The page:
A massive earthquake of magnitude Mw 7.3 shook Kermanshah Province in Western Iran along the Iraqi border on November 12, 2017. The epicenter of the earthquake was approximately 10 km southwest of Ezgeleh Town in Kermanshah Province. Field observations almost 4 months after the disaster indicated that the earthquake had caused tremendous damage to most structures in both urban and rural areas, and left an enormous amount of disaster waste. To investigate the status of the damage and disposal of the disaster waste, remote sensing was conducted using an unmanned aerial vehicle (drone). Through the capture of low-altitude images by drone and the generation of 3D models, the quantity of debris accumulated in a waste disposal facility near Sarpol Zahab was estimated at approximately 480,000 m3. A compositional analysis of the disaster waste was performed using an imaging technique. This revealed that the disaster waste was largely composed of concrete (39.6%), hollow brick (35.4%), and gypsum (21.2%) in the urban area, whereas soil was the dominant component (77.4%) in the rural area. The damage caused to most buildings was essentially due to their non-standard construction. The management of debris from the damaged buildings was a critical issue for the authorities, and the lack of preparedness was a serious drawback that consumed an enormous amount of time, budget, and workforce. A practical post-disaster preparedness plan would help the decision-makers and the public to manage the otherwise overwhelming nature of the post-disaster conditions in a more reasonable manner.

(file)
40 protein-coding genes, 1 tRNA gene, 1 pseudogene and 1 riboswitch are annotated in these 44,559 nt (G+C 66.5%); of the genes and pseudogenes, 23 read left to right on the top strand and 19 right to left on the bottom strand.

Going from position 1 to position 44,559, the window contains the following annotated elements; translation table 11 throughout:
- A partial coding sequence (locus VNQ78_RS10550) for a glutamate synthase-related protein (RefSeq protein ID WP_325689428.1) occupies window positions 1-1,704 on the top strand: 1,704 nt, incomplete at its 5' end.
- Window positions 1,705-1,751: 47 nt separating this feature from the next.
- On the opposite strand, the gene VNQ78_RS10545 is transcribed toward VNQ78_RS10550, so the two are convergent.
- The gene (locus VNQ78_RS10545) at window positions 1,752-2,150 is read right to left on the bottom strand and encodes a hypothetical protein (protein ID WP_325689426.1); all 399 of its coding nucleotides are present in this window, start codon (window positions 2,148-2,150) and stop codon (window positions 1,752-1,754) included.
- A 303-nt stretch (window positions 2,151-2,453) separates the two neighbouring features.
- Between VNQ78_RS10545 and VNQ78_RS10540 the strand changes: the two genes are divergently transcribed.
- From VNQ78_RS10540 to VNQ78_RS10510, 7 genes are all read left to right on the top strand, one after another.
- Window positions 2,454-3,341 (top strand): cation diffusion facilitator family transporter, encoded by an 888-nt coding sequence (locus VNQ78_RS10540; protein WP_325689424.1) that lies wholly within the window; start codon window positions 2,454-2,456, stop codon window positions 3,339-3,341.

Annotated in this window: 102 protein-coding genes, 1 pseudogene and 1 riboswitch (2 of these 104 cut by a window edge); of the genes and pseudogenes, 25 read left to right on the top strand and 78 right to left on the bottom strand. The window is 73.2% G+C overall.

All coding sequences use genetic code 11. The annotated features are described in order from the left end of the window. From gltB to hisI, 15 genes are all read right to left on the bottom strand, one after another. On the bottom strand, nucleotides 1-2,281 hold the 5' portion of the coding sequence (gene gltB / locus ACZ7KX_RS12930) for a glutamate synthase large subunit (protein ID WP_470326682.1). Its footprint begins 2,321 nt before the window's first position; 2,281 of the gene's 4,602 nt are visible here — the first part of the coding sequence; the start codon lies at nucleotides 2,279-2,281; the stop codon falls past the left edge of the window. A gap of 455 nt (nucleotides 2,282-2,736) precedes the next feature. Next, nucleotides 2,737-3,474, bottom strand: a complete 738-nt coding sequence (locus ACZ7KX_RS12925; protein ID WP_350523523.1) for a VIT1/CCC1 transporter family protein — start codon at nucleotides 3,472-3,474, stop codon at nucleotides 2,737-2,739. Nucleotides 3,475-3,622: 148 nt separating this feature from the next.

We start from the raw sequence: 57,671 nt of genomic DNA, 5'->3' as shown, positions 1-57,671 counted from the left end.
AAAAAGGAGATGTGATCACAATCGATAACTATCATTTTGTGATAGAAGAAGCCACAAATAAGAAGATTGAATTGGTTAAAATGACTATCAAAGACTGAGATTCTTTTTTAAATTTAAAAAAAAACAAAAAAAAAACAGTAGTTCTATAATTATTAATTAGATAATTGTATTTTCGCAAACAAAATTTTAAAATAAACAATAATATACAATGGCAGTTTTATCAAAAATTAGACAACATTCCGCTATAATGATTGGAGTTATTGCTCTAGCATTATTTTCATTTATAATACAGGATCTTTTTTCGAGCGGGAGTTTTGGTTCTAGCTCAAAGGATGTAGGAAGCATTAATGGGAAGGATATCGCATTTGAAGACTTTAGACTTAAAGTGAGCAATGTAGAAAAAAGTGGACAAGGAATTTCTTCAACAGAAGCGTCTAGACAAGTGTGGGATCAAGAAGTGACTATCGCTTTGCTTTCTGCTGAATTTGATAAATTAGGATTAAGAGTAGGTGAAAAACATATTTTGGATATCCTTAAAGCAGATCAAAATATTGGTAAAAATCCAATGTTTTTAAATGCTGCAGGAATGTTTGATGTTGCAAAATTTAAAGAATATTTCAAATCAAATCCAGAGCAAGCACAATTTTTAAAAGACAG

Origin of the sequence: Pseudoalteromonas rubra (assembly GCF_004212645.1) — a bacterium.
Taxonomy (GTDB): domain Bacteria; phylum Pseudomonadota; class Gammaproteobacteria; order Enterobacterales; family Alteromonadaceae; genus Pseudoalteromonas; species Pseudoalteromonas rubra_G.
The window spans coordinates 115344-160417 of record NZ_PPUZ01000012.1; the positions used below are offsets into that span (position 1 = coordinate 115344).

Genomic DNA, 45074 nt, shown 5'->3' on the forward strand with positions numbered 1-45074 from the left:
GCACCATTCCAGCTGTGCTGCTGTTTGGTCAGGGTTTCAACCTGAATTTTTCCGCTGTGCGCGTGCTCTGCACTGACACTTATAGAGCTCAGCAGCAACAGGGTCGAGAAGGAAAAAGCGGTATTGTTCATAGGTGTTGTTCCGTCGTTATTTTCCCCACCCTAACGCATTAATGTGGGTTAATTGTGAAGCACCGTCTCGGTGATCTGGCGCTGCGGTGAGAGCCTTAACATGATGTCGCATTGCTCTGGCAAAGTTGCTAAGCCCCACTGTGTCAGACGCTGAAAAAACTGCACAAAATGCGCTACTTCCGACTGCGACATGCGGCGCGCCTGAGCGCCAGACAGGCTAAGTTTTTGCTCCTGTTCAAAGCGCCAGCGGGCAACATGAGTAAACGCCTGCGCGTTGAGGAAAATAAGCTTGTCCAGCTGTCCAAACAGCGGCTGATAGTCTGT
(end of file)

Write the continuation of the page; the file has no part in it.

All Science Journal Classification (ASJC) codes
- Renewable Energy, Sustainability and the Environment
- Waste Management and Disposal